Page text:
College earns national green recognition
Published: Tuesday, May 1, 2012
Updated: Tuesday, May 1, 2012 12:05
For the third consecutive year, the College at Brockport has been featured in The Princeton Review’s Guide to 322 Green Colleges. It was named a 2012 top green college for its commitment to sustainability.
According to The Princeton Review website (www.PrincetonReview.com), the guide “profiles institutions of higher education … that demonstrate a strong commitment to sustainability in their academic offerings, campus infrastructure, activities and career preparation.”
The publication highlights a number of the college’s sustainability initiatives, including the newly renovated Thompson Residence Hall, a Leadership in Energy and Environmental Design (LEED) Gold-certified facility. It also highlighted the 2007 opening of the Townhome Residential Living Complex that incorporated the use of geothermal heat pumps for heating and cooling, specialized insulation and two storm water ponds that reduce runoff into local streams and creeks.
The guide also notes the fact that 20 percent of the college’s food comes from local purveyors and farms, including Martin’s Farms, White Farms and Bolten Farm, among many others.
David Turkow, director of Environmental Health and Safety, said Brockport strives to meet the LEED Silver ranking in all of its campus projects and Thompson Hall’s LEED Gold certification was unanticipated.
“In this case, we did better than expected,” he said. “[It’s] a big accomplishment considering all the work that went into Thompson Hall.”
Turkow said the Special Events and Recreation Center (SERC) to be completed this summer, will also be LEED Silver certified.
“There are several criteria involved in [building SERC], including local building materials, recycling all waste products from the construction, use of recycled materials or environmentally friendly materials in the construction, and generally energy-efficient construction, which impacts the long-term cost for heating, cooling and ventilation,” he said. “The cooling will be augmented with ice generation and storage during off-peak hours (night) and the ice [will be used] for cooling during the day.”
Turkow said all new or substantially renovated buildings on campus must meet LEED Silver criteria for energy efficiency and enviornmental sustainability.
According to the Golden Eagle’s spring 2012 Green is Gold newsletter, the new Liberal Arts Building, which crews will be building this summer, will strive for a LEED Silver ranking.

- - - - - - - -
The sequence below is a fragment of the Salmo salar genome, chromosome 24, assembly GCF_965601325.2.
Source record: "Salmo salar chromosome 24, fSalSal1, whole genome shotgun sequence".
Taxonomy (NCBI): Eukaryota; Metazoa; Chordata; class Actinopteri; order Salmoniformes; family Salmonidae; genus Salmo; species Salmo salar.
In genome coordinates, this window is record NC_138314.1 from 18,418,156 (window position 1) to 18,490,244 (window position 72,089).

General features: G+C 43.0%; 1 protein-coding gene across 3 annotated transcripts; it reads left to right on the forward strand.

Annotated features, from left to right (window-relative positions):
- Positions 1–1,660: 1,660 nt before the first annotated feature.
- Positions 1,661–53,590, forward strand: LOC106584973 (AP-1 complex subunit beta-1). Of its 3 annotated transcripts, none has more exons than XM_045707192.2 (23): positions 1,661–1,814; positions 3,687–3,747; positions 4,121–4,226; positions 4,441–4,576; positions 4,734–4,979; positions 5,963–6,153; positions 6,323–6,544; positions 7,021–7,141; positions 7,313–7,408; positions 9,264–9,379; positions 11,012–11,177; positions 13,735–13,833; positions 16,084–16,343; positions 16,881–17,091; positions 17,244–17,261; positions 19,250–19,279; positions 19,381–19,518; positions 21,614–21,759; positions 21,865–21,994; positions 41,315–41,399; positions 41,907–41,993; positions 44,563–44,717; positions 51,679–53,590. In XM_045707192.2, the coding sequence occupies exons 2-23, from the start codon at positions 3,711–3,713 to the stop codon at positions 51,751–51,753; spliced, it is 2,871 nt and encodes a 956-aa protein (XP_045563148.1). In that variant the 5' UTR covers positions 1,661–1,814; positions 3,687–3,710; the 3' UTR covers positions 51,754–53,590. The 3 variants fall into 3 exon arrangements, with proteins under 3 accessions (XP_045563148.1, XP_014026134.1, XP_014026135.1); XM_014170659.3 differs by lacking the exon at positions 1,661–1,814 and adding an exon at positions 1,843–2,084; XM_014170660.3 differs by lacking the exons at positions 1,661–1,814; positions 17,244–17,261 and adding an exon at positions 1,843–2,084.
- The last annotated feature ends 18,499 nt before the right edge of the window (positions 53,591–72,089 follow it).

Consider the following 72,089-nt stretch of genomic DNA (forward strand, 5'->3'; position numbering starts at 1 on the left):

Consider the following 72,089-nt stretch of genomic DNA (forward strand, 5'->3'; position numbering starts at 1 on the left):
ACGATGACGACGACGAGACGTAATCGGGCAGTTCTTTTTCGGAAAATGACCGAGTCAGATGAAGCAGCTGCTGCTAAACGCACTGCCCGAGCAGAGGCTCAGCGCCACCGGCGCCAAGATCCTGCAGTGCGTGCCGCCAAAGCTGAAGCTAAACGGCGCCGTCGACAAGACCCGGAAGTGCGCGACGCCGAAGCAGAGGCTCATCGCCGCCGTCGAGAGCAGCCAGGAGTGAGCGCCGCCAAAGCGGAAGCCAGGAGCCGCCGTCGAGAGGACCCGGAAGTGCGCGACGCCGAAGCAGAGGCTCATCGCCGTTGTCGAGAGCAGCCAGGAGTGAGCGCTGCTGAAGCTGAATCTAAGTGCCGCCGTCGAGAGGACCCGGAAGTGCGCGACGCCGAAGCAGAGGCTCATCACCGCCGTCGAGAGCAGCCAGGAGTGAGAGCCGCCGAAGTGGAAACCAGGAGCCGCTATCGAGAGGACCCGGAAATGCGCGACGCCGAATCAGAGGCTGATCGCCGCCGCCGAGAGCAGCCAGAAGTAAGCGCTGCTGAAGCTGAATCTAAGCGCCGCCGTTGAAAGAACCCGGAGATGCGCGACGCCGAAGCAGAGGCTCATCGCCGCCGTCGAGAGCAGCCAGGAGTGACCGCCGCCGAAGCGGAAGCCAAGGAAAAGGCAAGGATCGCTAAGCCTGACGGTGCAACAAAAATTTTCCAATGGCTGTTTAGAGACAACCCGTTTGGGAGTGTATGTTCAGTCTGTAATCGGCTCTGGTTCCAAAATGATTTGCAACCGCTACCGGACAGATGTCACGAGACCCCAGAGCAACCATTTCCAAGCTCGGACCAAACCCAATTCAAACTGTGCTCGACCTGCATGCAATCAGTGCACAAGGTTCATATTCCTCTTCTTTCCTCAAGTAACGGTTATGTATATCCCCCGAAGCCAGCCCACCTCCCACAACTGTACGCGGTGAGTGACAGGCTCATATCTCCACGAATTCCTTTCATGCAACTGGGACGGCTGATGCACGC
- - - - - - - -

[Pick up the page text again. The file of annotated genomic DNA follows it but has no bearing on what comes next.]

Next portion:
Turkow said the college has been involved with sustainability issues for the 10 years he’s held this position.
“I’ve seen the progress from energy conservation to curriculum development,” he said, “[From] fast Trax bike borrowing (program), BASC’s (Brockport Auxiliary Service Corporation) greening of food service operations [and] LITS (Library, Information and Technology Services) paper quotas [have resulted] in a large reduction in paper use.”
According to the Brockport website, Fast Trax bike borrowing program — offered by the college’s Parking and Transportation Services and Residential Life and Learning Communities — allows students to sign out bicycles by showing their Eagle One ID cards and completing a bike rental agreement.
The program is free to students, faculty and staff. Bikes are available at the Conrad Welcome Center, Seymour Union and McFarlane, Mortimer and Benedict Halls for use of up to 24 hours at a time.
The newsletter also notes BASC’s initiative to offer eco-friendly disposable products used by Dining Services. Brockway and Harrison dining halls are now tray-less in an effort to reduce waste and decrease the campus’ carbon footprint.
BASC also initiated a pre-consumer compost program — partnering with the grounds department — to compost food waste from Harrison, Brockway and the Seymour Union.
The newsletter also highlights the on-campus printing quota that was implemented to reduce excess printing in labs and to reduce resource usage.
According to the newsletter, the Information Technology (IT) department plans to replace older, energy-inefficient printers with newer printers that are set to print duplex by default.
According to The Princeton Review’s 2012 College Hopes & Worries Survey, nearly seven out of 10 college applicants said that having information about a school’s commitment to the environment would influence their decision to apply to or choose the school.
As the survey showed, college-bound students are increasingly interested in sustainability issues. With the College at Brockport’s continued commitment to sustainability, Turkow said being named a top green college provides it with the motivation to do even better things in the sustainability arena.